Persecution of Christians in India: radical Hindu nationalists often believe that Christianity is a foreign faith that has no place in India. Open Doors notes: “The view of the Hindu nationalists is that to be Indian is to be Hindu, so any other faith — including Christianity — is viewed as non-Indian. Also, converts to Christianity from Hindu backgrounds or tribal religions are often extremely persecuted by their family members and communities.”
Hindu nationalists maintain this belief despite the fact that the Christian presence in India goes back to the time of the apostles, when St. Thomas brought the Holy Gospel there.
As a result, Open Doors’ World Watch List ranks India as the 10th worst country for Christians. Yet Christianity continues to grow in the country, which leads Hindu radicals to feel increasingly threatened and lash out more frequently, generally with little or no pushback from law enforcement officials.
Please pray that peace would prevail for the Christians in India, and that the light of Holy Orthodoxy would again dawn in this land.
For previous ChristianPersecution.com coverage of the persecution of Christians in India, see here.
“Christian families in India banned from burying their dead,” by Anugrah Kumar, Christian Post, June 8, 2020:
Villagers in the east-central state of Chhattisgarh are not allowing Christians to bury their dead until they pay fines for not taking part in Hindu festivals and rituals. Attacks on the minority community in India continue despite the COVID-19 lockdown.
Christians faced stiff opposition to burying their dead in three separate incidents in the districts of Bastar and Dantewada in Chhattisgarh state last month, Alliance Defending Freedom India reported.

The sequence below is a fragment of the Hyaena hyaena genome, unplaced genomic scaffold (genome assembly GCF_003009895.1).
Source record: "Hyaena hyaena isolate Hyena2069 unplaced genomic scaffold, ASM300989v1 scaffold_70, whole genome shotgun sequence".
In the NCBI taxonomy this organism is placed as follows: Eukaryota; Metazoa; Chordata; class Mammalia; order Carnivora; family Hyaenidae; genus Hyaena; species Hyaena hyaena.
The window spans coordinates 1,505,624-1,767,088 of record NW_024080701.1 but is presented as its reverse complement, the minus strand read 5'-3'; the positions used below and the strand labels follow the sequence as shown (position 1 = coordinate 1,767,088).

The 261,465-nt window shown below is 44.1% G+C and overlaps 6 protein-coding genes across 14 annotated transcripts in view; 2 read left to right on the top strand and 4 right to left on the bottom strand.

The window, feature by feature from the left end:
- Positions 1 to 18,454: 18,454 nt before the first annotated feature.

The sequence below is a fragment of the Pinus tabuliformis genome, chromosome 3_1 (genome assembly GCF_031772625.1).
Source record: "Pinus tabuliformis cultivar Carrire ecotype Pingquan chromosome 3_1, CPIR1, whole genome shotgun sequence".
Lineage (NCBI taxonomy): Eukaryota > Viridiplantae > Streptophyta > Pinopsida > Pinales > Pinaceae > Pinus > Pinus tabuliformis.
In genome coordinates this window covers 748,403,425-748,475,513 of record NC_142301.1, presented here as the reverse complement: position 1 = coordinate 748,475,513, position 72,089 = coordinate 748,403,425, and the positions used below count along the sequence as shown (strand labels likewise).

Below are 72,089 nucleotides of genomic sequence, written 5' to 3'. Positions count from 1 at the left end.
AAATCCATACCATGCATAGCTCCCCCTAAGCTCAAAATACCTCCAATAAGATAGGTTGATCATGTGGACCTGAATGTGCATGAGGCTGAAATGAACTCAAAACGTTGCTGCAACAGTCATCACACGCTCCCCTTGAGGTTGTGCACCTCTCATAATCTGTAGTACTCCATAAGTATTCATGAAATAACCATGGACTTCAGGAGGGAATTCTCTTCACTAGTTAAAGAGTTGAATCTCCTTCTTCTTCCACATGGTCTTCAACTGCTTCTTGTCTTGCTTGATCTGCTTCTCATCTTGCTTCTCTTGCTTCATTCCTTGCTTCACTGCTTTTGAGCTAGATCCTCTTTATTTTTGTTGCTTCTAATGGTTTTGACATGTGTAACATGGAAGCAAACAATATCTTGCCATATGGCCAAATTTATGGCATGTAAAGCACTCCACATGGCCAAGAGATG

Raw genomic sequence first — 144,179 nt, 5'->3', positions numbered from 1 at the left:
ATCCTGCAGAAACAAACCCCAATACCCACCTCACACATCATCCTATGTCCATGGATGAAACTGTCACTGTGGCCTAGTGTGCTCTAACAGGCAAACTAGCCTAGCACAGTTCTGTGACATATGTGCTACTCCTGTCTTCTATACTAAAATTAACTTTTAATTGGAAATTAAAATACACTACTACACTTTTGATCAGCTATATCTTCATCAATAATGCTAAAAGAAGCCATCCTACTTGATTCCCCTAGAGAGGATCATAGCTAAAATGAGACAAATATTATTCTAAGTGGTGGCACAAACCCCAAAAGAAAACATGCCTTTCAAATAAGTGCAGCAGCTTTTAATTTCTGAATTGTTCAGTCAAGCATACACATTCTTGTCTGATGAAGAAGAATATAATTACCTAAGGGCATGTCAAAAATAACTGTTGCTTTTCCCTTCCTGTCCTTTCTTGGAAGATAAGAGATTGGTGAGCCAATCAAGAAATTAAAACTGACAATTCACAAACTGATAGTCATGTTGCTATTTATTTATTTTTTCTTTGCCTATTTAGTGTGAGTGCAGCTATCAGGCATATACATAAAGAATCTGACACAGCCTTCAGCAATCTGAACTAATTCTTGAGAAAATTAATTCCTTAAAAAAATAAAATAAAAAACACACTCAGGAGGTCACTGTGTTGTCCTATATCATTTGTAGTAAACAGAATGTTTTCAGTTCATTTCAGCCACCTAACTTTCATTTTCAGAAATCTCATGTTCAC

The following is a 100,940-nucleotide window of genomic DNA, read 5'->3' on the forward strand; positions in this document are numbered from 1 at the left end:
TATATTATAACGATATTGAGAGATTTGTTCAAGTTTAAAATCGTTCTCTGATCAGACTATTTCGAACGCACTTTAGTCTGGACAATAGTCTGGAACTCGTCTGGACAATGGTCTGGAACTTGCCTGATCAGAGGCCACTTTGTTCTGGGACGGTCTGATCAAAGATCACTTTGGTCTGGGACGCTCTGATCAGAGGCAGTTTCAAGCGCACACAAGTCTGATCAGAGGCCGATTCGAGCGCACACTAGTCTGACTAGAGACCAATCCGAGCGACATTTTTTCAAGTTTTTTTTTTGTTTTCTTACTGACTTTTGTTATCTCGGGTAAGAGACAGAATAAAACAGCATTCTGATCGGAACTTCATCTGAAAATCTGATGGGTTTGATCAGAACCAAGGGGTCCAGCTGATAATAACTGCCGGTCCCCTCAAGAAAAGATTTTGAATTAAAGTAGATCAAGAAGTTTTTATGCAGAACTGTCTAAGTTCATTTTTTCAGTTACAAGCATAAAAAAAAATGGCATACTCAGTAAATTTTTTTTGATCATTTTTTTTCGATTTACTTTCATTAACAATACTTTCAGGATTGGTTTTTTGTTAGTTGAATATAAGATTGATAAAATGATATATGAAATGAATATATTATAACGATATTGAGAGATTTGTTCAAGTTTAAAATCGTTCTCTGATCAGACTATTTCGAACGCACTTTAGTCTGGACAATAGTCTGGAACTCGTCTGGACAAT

The Christians were told to make “restitution” for not partaking in or giving donations for religious rituals in those villages for all the years gone by, and pay an additional fine before their dead would be allowed to be buried….
Since 2019, the group has recorded at least 15 confirmed incidents of Christians being denied burial rights in Chhattisgarh state.
After the group’s legal team intervened, “the Christians were provided police protection, and in some cases even provided land by the government, for the burials to take place.”
In April, when India was under a nationwide COVID-19 lockdown, the world’s strictest, at least six incidents of targeted violence against Christians took place in Chhattisgarh, according to ADF India. In the majority of incidents, Christians were physically attacked by mobs of at least 50 people when they refused to take part in religious rituals that violated their faith.
On April 17, villagers in Chhattisgarh state’s Mendoli area severely assaulted a Christian family, including tearing off the clothes of the victim’s wife, and forcefully performed a “sanctification ritual” on them, the U.K.-based Christian charity Barnabas Fund said, adding that the mob then demanded a fee of 5,000 Indian rupees ($66) and threatened to kill the family if they informed the police….
In the western city of Mumbai, which is among the worst-hit by the coronavirus outbreak in India, Christian cemeteries didn’t have a place for the burial of coronavirus victims until recently due to the absence of official notification, according to The Times of India, which reported that Christian victims of COVID-19 had no option but to cremate their dead….
The civic authorities finally allotted space in four Christian cemeteries for the burial of coronavirus victims, the Times said….
According to India’s own population data, the conspiracy of mass conversions to Christianity does not hold up, says the U.S.-based persecution watchdog International Christian Concern. “In 1951, the first census after independence, Christians made up only 2.3% of India’s overall population. According to the 2011 census, the most recent census data available, Christians still only make up 2.3% of the population.”…
“The view of the Hindu nationalists is that to be Indian is to be Hindu, so any other faith — including Christianity — is viewed as non-Indian. Also, converts to Christianity from Hindu backgrounds or tribal religions are often extremely persecuted by their family members and communities,” Open Doors added.